Home | Outdoors | Hiking | Mountain Walkers | Chimney Rock, hike #410

Chimney Rock, hike #410

By
Font size: Decrease font Enlarge font
Chimney Rock, hike #410

Trail #256

 

 84°        

Jul 11, 2011…Chimney Rock…TR #256 …hike # 410     

The plan was to attempt once again to get to Silver Dollar Peak, having unsuccessfully attempted four previous times. There would need to be plenty of snow so as to be able to walk on the still snow-buried heavy brush…mostly alder. HA! The joke was on us…there was no snow at all. So as so often happens, plans changed and we just continued to head up on the trail. Lots of water, and the first crossing…Thor Creek has a nice new bridge so that was not a problem getting across. The second unnamed creek was an issue…there would be no crossing it. Instead we bushwhacked up the side of the creek thru the alder and found a double log to cross over on…we have crossed over using these logs before a few times. Then once over the harrowing crossing, we headed back down the other side of the creek to the trail. It was so hot. Continuing on, I was in the lead and while always spotting for bears or moose, I spotted movement up ahead. There was a very young doe standing in the trail staring at me. I zoomed in and got goods shots and then I saw a second one…a young buck… come out of the woods. So cute and curious they were.

The falls were full of wild water…this is the most water we have ever seen on this trail. Continuing on, we finally reached the biggie…Chimney Creek, where we saw the first snow. I took one look at the raging creek and said to Jim…I am NOT crossing that…with the emphasis on NOT! We sat down and ate our mango. Then he got the bright idea to try to walk up into the brush and try to find a way over…and that I was to stay there. Why don’t I ever learn? I don’t like being left alone, and he knows that I don’t like being left alone…I told him okay but not to be long. He was gone for 25 very long fear-filled minutes. My head was constantly spinning around looking for bears. The roar of the creek was deafening which added to the anxiety. Did he fall? Was he hurt? Did he fall in? How long do I wait before I go in to look for him? I tried my phone and there was no service to check email or play on the internet to pass the time or to call 911. I was screaming but of course he couldn’t hear me. Where was he? I kept looking across to the other side of the wild and loud creek and if I saw him over there I was going to wave goodbye and walk back to the truck alone and wait there for him. I was mad enough to do it. He finally did show up, unable to get across the rushing water and I had no words for him, at least none that I said out loud. So rude. Then we sat down and had lunch before heading back down the trail at 12:10.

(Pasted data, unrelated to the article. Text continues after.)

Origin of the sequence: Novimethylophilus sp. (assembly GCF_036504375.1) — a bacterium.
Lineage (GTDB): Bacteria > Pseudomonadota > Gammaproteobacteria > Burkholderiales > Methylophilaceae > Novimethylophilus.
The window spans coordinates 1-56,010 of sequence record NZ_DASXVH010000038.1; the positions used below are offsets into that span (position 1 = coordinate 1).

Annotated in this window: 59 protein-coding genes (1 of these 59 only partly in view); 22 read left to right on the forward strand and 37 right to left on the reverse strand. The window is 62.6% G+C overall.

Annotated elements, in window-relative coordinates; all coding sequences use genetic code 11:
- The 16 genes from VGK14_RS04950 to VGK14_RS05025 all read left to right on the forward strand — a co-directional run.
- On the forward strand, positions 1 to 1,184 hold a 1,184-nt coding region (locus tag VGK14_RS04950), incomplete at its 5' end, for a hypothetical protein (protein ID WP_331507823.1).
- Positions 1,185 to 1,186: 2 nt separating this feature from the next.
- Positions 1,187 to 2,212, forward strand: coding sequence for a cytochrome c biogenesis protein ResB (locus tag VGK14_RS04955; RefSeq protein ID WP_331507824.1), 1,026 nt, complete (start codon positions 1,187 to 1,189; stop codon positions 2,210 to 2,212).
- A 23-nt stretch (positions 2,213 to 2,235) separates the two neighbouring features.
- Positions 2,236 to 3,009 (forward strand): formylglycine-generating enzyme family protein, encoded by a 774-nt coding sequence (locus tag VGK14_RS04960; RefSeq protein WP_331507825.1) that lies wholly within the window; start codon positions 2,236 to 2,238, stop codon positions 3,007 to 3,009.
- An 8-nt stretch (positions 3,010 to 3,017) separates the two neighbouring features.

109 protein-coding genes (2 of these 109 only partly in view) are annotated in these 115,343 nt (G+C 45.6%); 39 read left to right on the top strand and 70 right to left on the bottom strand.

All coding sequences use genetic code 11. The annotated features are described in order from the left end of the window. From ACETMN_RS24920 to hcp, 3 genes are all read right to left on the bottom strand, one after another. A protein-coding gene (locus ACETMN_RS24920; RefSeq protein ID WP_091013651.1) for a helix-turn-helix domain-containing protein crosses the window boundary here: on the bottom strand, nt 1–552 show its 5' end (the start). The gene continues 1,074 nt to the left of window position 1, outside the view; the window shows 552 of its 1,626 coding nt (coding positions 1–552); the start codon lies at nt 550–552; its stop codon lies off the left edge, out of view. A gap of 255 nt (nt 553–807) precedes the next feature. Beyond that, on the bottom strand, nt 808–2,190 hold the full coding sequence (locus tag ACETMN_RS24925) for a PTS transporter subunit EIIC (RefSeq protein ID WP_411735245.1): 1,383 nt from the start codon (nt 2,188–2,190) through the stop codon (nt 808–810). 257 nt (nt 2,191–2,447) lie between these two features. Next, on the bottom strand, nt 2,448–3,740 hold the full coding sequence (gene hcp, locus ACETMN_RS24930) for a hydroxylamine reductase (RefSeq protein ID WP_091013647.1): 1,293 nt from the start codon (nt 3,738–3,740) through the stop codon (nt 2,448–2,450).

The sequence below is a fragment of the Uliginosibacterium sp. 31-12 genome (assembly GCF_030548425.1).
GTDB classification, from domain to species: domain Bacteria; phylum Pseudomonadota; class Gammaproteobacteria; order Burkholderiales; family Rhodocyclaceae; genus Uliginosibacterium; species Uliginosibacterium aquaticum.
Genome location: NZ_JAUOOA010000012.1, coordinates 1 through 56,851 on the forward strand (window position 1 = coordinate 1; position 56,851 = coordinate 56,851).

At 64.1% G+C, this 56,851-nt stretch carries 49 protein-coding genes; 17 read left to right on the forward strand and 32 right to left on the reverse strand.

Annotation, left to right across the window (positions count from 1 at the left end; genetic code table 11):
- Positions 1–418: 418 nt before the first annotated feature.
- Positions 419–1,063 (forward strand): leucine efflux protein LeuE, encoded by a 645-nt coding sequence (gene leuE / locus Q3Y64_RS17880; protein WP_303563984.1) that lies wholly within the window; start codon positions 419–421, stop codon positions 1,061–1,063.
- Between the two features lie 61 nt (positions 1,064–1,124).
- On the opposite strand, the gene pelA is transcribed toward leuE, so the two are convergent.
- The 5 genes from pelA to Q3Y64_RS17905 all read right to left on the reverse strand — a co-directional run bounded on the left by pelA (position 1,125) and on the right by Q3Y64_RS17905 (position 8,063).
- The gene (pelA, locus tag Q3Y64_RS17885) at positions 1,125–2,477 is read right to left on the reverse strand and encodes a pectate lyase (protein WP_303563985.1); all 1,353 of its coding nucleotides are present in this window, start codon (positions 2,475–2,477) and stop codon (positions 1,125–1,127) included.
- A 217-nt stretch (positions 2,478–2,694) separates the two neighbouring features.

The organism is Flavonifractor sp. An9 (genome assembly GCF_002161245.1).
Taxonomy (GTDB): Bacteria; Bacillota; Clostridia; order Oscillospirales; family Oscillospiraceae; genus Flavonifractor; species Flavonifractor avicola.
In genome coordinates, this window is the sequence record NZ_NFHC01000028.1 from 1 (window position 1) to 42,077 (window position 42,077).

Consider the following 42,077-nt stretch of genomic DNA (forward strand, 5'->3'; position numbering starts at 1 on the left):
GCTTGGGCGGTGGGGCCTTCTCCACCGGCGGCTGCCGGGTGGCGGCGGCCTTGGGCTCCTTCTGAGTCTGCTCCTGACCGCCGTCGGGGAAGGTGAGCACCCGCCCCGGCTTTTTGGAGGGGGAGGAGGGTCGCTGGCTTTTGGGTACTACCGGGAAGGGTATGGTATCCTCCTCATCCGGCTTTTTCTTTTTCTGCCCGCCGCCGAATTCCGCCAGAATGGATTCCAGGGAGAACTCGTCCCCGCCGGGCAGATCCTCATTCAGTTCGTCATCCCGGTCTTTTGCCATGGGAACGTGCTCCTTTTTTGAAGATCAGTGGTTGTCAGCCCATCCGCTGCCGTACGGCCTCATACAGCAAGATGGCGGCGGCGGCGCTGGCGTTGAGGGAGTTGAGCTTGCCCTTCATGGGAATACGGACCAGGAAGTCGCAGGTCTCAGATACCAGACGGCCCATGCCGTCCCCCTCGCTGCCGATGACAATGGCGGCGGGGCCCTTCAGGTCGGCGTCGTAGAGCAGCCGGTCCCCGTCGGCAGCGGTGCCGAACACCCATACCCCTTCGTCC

It was VERY hot coming down this mostly sunny and always hot trail. We stopped a bit to take pictures, of the yellow violets and bear grass just coming into bloom. Saw neither people nor any wildlife, except for a snowshoe hare and a chipmunk. The huckleberry season should be good this year…so many bushes laden with still small and green berries. We missed it with a bad season last year. I lost my hat today…when we got to the truck I was so hot and anxious to get the boots off that I threw it on the ground and forgot to pick it back up.

Left home                    8:30

Started up                   9:25

Got to truck                 2:00   

Total miles hiked          7½ -8 miles      

Total hiking time           4 hours, 35 minutes      

 

Subscribe to comments feed Comments (0 posted)

total: | displaying:

Post your comment

  • Bold
  • Italic
  • Underline
  • Quote

Please enter the code you see in the image:

Captcha
  • Email to a friend Email to a friend
  • Print version Print version
  • Plain text Plain text

Author info

Betsy Fulling Betsy Fulling In 2002, after a bout with cancer and wanting her energy back, Betsy Fulling began hiking with her husband Jim. Regardless of the weather they go into the high country every week - in eight years, she has only missed five times.

Tagged as:

Homepage, Headlines, deer, hiking, Chimney Rock, Silver Dollar Peak, Thor Creek, Chimney Creek, yellow violets, bear grass

Image gallery

Yellow Violets Bear Grass

Rate this article

0
Mountain Stove & Spa